Cutaneous infections caused by Bipolaris species and Cladosporium species (Cladophialophora) are mainly restricted to wound infections in the case of immunocompromised patients but could also cause infections in immunocompetant hosts (Fleming et al., 2002). Exophiala could cause cutaneous or sub-cutaneous infections while Graphium (Pseudoallescheria boydii or Scedesporium apiospermum) could also cause deep mycoses (Riddel et al., 2004; Talbot et al., 2002). Prototheca although not a fungus but an alga which lacks chlorophyll is well known to cause cutaneous mycoses but respond well to antifungals (Kantrow and Boyd, 2003; Zaitz et al., 2006). Rhizopus and Ulocladium could cause skin infections specially in immunocompromised patients and children (Oh and Notrica, 2002).

Trichosporan is a yeast fungus which is well known to cause infections in humans and animals, starting from hairs to skin to deep mycoses like endocarditis and meningitis (Kwon-Chung and Bennet, 1992; Bassetti et al., 2004; Pini et al., 2005; Ramos et al., 2004). Fusarium species now well recognized as causal organism of skin and nails (Kwon-Chung and Bennett, 1992).

The aim of this study to focus on isolation of non-dermatophytic (molds) flora from dermatophytic samples (skin and nails), which are usually inhabitant of household environment, laboratory contaminants or so called environmental fungi but these fungi are also the causal organisms of superficial mycoses to deep mycoses and could not be ignored just as an environmental fungi.


Samples of skin scrapings and nail clippings were collected from Dermatology and Out-patient clinics. A total number of 500 samples (400 skin scraping and 100 nails scraping) were collected during the study period between Nov. 2004 to Nov. 2007.

Isolation of fungi was carried out according to Standard Operating Procedure for Medical Mycology (Parvez, 2010; Evans and Richardson, 1989).

Medium for isolation: Sabouraud Dextrose Agar and Dermatophyte Medium (Oxoid Ltd. London) were use for isolation of these fungi. Three antibiotics, ciprofloxacin, vancomycin and gentamycin sulphate (0.05 g L-1 each) were added to Sabouraud dextrose agar. Potato dextrose agar (Oxoid Ltd. London) was also used but without the addition of antibiotics.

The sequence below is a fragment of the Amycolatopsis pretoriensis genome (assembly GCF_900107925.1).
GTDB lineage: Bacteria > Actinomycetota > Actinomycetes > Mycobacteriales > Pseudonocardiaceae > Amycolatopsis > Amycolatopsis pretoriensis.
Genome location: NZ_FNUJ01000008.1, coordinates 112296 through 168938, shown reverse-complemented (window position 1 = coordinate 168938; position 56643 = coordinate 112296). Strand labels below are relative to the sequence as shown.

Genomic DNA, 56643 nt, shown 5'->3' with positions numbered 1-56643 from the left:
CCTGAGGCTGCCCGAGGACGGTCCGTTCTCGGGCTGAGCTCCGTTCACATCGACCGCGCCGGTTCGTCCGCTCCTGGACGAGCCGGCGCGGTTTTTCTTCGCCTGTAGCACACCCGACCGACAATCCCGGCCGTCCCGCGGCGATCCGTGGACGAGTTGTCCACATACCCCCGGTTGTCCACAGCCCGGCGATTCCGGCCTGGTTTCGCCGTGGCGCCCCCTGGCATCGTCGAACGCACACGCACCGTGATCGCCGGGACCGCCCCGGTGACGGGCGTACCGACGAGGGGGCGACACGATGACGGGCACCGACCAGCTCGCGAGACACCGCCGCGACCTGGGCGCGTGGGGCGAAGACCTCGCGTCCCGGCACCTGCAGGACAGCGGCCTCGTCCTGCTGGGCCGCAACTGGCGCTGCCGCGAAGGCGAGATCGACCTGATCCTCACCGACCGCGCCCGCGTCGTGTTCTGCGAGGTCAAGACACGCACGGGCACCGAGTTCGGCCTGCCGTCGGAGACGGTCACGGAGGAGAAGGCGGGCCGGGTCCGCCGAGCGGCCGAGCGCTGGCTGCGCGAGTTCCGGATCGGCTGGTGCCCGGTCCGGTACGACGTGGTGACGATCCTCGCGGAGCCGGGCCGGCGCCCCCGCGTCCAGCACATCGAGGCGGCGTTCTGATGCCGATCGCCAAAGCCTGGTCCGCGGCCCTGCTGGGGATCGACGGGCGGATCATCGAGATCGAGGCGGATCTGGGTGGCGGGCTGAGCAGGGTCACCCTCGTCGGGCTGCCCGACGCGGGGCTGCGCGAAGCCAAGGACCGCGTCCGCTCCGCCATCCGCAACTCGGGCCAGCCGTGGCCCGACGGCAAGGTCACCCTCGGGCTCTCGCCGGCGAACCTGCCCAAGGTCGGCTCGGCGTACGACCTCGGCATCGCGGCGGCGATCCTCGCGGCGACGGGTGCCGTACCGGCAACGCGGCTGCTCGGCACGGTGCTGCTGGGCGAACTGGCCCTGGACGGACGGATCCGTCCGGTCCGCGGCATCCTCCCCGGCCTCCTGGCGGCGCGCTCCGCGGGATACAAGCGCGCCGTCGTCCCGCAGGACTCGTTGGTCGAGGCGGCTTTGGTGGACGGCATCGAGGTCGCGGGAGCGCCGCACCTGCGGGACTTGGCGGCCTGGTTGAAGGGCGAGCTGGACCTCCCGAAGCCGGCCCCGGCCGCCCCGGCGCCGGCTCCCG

Isolation of fungi from nails: Samples of nails clippings was at first dipped into sterile water into a sterile petri dish for 10-15 min for softening of nail. Then small pieces were cut by using sterile scalpel and 5-10 pieces were put on the surface of medium plates. These plates were then incubated at 30°C for further study.

Isolation of fungi from scraping: Scarping samples were directly cultured by putting scraping pieces over the agar plates. These plates then incubated at 30°C for further study.

Microscopic examination of samples: Microscopic examination was done by using KOH (20% KOH + 15% glycerol) mount. Parker blue-black ink was also added when required.

Identification of fungi: Identification of isolated fungi was carried out according to the following literature: (Evans and Richardson, 1989; Ellis, 1971, 1976; Raper and Fennell, 1965; Zycha et al., 1969; Howard, 1983; Nelson et al., 1983), while the identification of Rhodotorula muciliginosa and Prototheca wickerhamii were done by API 20C system (BioMerieux Vitek, Inc., France).

Isolated fungi were sub-cultured and maintained on Sabouraud Dextrose Agar slants in tissue culture bottles.


Non dermatophytic fungi isolated form dermatophytic samples during the period between November 2004 and November 2007 are summarized in Table 1. True dermatophytes like Trichophyton, Microsporum, Epidermatophyton and also Candida species which were isolated during the study period but not included here. Three yeast fungi Malassezia furfur, Rhodatorula muciliginosa and Trichosporon beigellii, are included here. Prototheca wickerhamii which is not a fungus but an alga devoid of chlorophyll is also included in the Table 1. Out of 400 skin scraping samples 30 samples (7.5%) were found positive and out of 100 nails samples, 9 samples (9%) were found positive. A total number of 19 fungal species were isolated from scraping and nail samples. Seventeen fungal species were isolated from scraping while only 5 species could be isolated from nail samples. Aspergillus was the predominant genus and represented by 5 species followed by Alternaria (3 species). All other fungi were represented by one species each.

Alternaria alternata, Fusarium solani and Exophiala jeanselmei were the only fungi which were isolated from both type of samples. Aspergillus fumigatus and A. niger were represented by highest number of isolates (4 each) followed by A. flavus (3 isolates), Alternaria alternata, Fusarium solani, Prototheca wickerhamii and Ulocladium chartarum (2 isolates each). All other species was represented by one isolate each in the case of skin scraping. While in the case of nails, Fusarium solani represented by highest no. of isolates (4 isolates) followed by Alternaria (2 isolates), Cladosporium, Exophiala and Rhodotorula represented by one isolates each.